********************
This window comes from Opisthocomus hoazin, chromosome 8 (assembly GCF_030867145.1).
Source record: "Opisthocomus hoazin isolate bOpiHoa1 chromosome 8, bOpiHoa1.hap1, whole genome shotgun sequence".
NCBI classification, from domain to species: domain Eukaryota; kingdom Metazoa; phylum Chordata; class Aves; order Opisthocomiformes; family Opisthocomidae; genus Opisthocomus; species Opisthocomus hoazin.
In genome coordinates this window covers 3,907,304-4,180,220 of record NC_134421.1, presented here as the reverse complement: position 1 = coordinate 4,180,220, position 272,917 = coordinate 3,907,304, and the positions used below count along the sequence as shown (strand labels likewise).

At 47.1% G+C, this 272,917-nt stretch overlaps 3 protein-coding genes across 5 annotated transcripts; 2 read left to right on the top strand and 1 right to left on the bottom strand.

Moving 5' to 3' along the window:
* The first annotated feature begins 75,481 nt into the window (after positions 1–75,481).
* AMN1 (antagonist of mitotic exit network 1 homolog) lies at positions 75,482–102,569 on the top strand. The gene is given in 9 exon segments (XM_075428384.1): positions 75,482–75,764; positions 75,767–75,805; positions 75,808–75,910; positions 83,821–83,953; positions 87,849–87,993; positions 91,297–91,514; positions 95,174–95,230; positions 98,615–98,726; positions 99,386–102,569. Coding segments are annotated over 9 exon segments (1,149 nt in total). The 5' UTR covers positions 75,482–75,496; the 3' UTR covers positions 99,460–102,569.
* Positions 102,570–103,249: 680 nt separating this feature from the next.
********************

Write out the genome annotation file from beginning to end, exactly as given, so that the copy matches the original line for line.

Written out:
This window comes from Opisthocomus hoazin, chromosome 8 (assembly GCF_030867145.1).
Source record: "Opisthocomus hoazin isolate bOpiHoa1 chromosome 8, bOpiHoa1.hap1, whole genome shotgun sequence".
NCBI classification, from domain to species: domain Eukaryota; kingdom Metazoa; phylum Chordata; class Aves; order Opisthocomiformes; family Opisthocomidae; genus Opisthocomus; species Opisthocomus hoazin.
In genome coordinates this window covers 3,907,304-4,180,220 of record NC_134421.1, presented here as the reverse complement: position 1 = coordinate 4,180,220, position 272,917 = coordinate 3,907,304, and the positions used below count along the sequence as shown (strand labels likewise).

At 47.1% G+C, this 272,917-nt stretch overlaps 3 protein-coding genes across 5 annotated transcripts; 2 read left to right on the top strand and 1 right to left on the bottom strand.

Moving 5' to 3' along the window:
* The first annotated feature begins 75,481 nt into the window (after positions 1–75,481).
* AMN1 (antagonist of mitotic exit network 1 homolog) lies at positions 75,482–102,569 on the top strand. The gene is given in 9 exon segments (XM_075428384.1): positions 75,482–75,764; positions 75,767–75,805; positions 75,808–75,910; positions 83,821–83,953; positions 87,849–87,993; positions 91,297–91,514; positions 95,174–95,230; positions 98,615–98,726; positions 99,386–102,569. Coding segments are annotated over 9 exon segments (1,149 nt in total). The 5' UTR covers positions 75,482–75,496; the 3' UTR covers positions 99,460–102,569.
* Positions 102,570–103,249: 680 nt separating this feature from the next.